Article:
If we have learned anything from stories like this it is that greed corrupts and even the best of friendships can do little to withstand something that powerful. As Shallow Grave opens we hear a voiceover from Eccleston's David, offering a warning that "if you can't trust your friends, well, what then?" That's the core of Shallow Grave's central plot and the source for the film's distinctively layered dark humor. It's a given that the idea hatched by Alex, Juliet and David is going to go horribly wrong - there wouldn't be much a movie otherwise, would there?
The new AVC-encoded 1080p 1.85:1 transfer was supervised by director of photography Brian Tufano, and though Shallow Grave may have been made for next to nothing, you would never know it by looking at this disc. What you will likely notice right away is the recurring color schema of red/blue/green/yellow and how it is so vividly rendered in nearly every frame. A second viewing allowed me to focus more directly on the transfer's handling of these dominant color patterns and it's really a treat to see how beautiful this film looks. Hints of the original film grain are evident, and perhaps the one drawback here is that the black levels don't always come off as inky as they should, especially in the loft sequences.
The 2.0 surround DTS-HD Master Audio doesn't offer much in the way of aural thrills, but it delivers clear dialogue throughout and does wonders with the Simon Boswell score as well as the key tunes from Leftfield, Andy Williams and Nina Simone. Optional SDH English subs are available should you find the accents a bit thick.
A foldout insert carries a short article by Philip Kemp entitled A Film Called Cruel that covers Shallow Grave's pivotal role in the resurgence of 1990s British cinema. Extras on the disc include two commentaries: the first from director Danny Boyle (recorded in 2009 and ported over from the 4DVD UK Blu-Ray) and the second from writer John Hodge and producer Andrew Macdonald (recorded for Criterion in February 2012). Both are well worth your time, but the Boyle track is notable because it offers an interesting take on the film's final scene that changed my entire perception of what had occurred onscreen. Hodge and Macdonald delve more into the behind-the-scenes components of the struggles to simply get the film made.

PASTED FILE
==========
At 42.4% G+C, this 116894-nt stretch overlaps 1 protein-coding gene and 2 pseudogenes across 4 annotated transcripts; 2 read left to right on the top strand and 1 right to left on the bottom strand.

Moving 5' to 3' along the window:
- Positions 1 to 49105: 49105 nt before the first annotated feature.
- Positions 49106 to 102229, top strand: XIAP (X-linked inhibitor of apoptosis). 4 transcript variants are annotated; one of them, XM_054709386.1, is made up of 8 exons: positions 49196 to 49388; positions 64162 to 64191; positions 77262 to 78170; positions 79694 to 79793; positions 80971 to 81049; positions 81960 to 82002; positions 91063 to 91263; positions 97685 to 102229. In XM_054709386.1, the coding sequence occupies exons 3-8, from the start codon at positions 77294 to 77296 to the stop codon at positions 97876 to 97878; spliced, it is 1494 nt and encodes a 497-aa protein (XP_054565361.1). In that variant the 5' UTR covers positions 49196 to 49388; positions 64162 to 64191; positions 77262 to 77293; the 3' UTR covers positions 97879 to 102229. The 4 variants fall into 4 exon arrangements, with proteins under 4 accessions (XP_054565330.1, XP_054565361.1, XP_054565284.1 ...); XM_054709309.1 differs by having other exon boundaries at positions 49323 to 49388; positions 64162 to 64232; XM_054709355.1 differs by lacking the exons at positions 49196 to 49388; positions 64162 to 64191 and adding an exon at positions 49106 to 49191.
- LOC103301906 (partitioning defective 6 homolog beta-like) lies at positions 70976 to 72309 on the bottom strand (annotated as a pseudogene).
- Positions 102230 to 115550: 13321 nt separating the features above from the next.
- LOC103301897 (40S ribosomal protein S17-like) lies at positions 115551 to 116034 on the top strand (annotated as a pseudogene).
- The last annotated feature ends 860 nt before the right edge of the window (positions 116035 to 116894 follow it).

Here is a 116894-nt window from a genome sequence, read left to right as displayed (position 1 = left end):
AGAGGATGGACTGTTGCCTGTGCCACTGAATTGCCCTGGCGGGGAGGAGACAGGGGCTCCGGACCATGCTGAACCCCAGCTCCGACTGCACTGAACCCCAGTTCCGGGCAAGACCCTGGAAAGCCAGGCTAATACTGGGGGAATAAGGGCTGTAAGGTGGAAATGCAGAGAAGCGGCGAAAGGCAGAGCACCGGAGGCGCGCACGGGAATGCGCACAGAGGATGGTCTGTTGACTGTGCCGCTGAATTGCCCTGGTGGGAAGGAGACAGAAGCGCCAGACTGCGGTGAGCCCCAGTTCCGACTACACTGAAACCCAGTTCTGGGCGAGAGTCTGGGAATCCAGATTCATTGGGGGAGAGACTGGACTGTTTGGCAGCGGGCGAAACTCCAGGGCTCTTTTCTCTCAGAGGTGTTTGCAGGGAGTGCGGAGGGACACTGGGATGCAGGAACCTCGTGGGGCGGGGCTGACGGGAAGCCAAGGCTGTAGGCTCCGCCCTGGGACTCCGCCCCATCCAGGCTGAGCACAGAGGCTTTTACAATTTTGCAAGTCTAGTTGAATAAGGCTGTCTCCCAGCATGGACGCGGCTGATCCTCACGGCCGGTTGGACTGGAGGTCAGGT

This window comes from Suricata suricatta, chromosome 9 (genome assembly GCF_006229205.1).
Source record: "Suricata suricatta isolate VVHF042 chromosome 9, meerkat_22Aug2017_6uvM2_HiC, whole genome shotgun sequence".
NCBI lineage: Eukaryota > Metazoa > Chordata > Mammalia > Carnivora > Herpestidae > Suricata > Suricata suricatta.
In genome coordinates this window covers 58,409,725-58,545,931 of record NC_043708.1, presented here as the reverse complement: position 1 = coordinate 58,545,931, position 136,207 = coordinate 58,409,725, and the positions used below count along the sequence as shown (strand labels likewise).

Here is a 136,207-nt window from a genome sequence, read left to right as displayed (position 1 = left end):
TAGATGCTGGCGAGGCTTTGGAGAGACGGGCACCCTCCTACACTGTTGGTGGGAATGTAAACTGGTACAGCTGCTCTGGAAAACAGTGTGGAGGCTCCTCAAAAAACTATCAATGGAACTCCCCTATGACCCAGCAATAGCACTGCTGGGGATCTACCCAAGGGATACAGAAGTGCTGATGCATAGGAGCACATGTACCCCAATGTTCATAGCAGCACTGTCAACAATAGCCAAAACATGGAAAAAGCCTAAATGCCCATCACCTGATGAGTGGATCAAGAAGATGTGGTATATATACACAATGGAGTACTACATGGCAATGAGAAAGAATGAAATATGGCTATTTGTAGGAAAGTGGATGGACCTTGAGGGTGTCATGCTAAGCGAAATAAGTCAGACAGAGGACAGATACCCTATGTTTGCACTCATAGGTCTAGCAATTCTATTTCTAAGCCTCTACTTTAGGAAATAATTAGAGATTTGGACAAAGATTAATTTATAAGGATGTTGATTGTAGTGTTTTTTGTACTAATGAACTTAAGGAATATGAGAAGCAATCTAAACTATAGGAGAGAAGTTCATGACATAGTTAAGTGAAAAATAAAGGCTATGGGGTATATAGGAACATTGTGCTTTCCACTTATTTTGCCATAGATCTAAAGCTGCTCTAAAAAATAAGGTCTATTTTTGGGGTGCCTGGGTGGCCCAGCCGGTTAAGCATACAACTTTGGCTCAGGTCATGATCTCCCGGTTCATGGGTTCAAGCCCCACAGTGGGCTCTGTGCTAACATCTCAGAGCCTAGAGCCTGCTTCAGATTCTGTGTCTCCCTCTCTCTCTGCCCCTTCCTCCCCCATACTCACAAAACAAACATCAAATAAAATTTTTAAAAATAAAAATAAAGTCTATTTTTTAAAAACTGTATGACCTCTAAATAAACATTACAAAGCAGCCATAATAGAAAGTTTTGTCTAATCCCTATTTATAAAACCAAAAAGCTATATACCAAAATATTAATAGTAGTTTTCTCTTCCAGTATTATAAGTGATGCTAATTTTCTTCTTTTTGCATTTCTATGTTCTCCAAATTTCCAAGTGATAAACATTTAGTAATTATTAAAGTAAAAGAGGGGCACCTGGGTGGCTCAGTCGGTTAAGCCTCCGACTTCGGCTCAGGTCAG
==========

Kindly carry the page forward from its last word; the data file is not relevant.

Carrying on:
The other supplements consist of Interviews (28m:55s 1080p), a new Criterion-produced segment featuring conversation with Ewan McGregor, Kerry Fox and Christopher Eccleston looking back on the impact of Shallow Grave. Video Diary (08m:58s) is a humorous short documenting the search for funding by producer Andrew Macdonald, and features comments from the likes of Sam Fuller. Digging Your Own Grave (29m:49s) is a 1994 full-frame doc directed by Kevin Macdonald (The Last King of Scotland, State of Play) that also examines the film's development and production. The spoiler-heavy Shallow Grave theatrical trailer (02m:05s) is here, as is the infamous "Ewan McGregor tied to the tracks" Trainspotting teaser (01m:14s).